Success from different perspectives
We check periodically with the firm's partners to make sure that they understand the benefits of such an extensive training curriculum. Beth McCallum, a Washington, D.C., partner, says, "The return on involvement among both associates and partners is, in my opinion, very well understood. If you want to talk about associate acceptance, we have waitlists for every academy and other programs Heather's department puts on. If you want to talk about partner acceptance, I know my partners understand the benefit - the time they invest in the training is returned to them in the ability to delegate higher-level tasks to associates who've been through the program. So it frees up partners' time for other duties, provides clients with better service, makes recruiting easier, and further polishes the firm's already bright reputation. We are truly proud of having a learning culture. I'd say, yes, it's a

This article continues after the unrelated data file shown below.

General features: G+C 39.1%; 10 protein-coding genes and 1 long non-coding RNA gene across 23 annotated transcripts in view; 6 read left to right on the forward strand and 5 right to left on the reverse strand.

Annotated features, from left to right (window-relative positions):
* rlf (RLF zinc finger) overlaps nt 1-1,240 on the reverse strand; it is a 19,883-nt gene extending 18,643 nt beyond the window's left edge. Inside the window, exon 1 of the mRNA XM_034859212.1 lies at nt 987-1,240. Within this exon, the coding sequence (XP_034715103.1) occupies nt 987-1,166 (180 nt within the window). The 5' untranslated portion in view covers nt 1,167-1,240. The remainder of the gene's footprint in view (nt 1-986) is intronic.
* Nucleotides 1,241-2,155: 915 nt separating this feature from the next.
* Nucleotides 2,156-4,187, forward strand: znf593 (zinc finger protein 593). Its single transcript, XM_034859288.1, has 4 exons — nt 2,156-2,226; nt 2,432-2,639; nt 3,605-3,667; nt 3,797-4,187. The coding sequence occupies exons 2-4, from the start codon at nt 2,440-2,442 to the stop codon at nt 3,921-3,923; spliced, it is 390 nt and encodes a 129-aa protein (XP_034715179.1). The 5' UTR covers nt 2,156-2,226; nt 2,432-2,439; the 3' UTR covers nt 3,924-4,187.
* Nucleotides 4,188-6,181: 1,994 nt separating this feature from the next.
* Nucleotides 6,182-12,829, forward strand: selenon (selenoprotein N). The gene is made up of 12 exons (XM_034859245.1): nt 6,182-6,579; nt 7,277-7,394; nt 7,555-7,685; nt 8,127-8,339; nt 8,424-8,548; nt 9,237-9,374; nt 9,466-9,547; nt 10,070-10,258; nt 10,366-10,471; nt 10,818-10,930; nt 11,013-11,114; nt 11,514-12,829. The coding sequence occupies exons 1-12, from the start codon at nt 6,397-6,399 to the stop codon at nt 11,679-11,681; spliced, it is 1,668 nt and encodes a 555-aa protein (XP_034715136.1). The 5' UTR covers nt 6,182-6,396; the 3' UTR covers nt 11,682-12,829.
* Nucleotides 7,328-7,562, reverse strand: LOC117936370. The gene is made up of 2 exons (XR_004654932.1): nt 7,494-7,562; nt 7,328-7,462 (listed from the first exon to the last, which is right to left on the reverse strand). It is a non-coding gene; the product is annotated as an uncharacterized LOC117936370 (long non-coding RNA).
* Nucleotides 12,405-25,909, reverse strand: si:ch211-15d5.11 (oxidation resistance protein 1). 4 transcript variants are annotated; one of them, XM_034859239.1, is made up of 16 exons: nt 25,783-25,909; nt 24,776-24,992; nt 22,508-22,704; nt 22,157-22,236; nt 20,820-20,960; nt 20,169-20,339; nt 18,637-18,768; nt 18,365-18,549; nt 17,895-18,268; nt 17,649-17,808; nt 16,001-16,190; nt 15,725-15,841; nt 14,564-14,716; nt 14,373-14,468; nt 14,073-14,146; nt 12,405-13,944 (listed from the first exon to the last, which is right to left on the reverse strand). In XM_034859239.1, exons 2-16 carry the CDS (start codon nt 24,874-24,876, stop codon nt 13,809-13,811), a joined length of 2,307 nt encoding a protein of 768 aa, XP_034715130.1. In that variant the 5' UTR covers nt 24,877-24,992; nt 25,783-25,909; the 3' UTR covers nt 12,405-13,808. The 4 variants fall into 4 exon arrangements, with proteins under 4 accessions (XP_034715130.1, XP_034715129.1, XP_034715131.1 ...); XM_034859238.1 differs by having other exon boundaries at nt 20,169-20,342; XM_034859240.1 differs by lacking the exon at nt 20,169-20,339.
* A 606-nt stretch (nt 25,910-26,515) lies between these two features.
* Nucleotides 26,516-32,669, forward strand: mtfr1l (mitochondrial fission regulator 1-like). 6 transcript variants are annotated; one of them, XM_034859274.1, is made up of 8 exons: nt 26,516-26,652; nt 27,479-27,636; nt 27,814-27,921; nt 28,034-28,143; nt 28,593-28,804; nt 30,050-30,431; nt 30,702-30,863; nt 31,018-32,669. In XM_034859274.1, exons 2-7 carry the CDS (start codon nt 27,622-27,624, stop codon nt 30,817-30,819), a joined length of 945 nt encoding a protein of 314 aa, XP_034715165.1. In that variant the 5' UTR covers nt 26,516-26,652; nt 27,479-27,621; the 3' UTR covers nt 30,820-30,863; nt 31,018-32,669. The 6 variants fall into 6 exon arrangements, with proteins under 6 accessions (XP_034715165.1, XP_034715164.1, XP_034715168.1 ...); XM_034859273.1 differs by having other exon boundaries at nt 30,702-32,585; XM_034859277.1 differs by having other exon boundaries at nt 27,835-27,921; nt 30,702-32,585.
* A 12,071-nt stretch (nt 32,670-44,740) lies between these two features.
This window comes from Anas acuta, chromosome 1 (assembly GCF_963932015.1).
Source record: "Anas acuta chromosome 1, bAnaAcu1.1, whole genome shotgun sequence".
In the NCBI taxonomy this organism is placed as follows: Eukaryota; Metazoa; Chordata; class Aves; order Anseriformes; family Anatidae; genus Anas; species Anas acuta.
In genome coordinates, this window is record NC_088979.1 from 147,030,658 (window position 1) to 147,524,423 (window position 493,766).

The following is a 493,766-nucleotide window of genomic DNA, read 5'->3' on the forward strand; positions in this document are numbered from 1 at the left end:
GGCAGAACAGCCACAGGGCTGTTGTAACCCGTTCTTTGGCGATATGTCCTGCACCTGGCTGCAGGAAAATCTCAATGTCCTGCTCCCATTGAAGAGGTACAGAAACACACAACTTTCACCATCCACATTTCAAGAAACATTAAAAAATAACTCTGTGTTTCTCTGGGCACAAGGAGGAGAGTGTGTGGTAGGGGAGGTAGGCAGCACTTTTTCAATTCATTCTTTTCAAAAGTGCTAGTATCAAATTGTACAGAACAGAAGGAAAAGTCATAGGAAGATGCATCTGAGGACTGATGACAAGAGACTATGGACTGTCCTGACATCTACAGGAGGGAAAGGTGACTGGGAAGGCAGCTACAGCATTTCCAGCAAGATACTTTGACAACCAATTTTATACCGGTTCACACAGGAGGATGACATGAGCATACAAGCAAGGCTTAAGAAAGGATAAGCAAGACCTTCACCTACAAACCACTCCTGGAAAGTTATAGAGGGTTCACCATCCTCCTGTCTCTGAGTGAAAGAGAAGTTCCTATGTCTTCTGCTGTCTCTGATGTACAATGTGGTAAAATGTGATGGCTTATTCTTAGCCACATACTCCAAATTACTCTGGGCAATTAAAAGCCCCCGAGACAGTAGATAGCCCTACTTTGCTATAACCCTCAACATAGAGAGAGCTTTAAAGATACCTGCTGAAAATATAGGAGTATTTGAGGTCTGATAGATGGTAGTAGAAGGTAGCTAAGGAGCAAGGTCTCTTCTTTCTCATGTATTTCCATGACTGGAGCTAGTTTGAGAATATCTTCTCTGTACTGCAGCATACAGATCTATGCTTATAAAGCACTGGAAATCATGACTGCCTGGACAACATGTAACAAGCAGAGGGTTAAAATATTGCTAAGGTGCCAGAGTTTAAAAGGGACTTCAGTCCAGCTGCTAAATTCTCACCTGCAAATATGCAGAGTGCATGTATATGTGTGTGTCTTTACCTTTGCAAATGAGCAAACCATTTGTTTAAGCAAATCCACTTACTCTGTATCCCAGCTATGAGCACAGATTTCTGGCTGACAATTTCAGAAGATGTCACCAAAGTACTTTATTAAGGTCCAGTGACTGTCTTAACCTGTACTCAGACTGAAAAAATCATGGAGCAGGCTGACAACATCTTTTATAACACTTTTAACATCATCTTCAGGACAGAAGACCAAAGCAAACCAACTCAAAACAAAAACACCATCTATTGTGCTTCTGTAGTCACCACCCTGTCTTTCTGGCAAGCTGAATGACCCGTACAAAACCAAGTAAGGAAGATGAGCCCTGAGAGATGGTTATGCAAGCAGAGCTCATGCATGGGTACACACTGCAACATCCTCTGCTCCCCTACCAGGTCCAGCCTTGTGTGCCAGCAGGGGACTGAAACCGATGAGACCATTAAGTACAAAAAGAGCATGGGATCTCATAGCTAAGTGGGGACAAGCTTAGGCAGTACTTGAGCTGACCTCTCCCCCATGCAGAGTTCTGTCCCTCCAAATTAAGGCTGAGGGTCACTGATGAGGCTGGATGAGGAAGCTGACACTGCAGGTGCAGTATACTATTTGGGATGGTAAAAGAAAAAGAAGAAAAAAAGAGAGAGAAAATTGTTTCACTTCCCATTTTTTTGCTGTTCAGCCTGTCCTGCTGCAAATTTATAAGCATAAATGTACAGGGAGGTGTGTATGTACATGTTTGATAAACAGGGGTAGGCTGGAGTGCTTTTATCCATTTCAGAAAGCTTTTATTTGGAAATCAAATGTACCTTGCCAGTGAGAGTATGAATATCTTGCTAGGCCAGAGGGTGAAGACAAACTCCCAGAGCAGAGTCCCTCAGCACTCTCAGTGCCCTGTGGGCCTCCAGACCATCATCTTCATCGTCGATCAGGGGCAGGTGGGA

success by any measure."
The training is a success from Lackey's perspective, too, as she told us, "There aren't many law firms that would allow a second- or third-year associate to actually argue a case or question a witness. I've been through those experiences thanks to the academies. And it's made me a better lawyer. I spend most of my time writing motions for partners. So when I learn what you need to effectively argue a case or a motion, I'm better able to write with an effective oral argument in mind.
"My arguments used to make a lot of sense on paper with their complex, long sentences. But when I try to argue that kind of writing out loud, I realize it's full of fluff, takes too long, and isn't effective for the judge. The only way I could learn that is by having to make oral arguments in the academies. Once I understood what makes a good oral argument, I became better at writing them. I learned to cut to the chase. In turn, the partner I'm writing for has a better chance of convincing the judge of our viewpoint. Everyone wins - me, the firm, the client."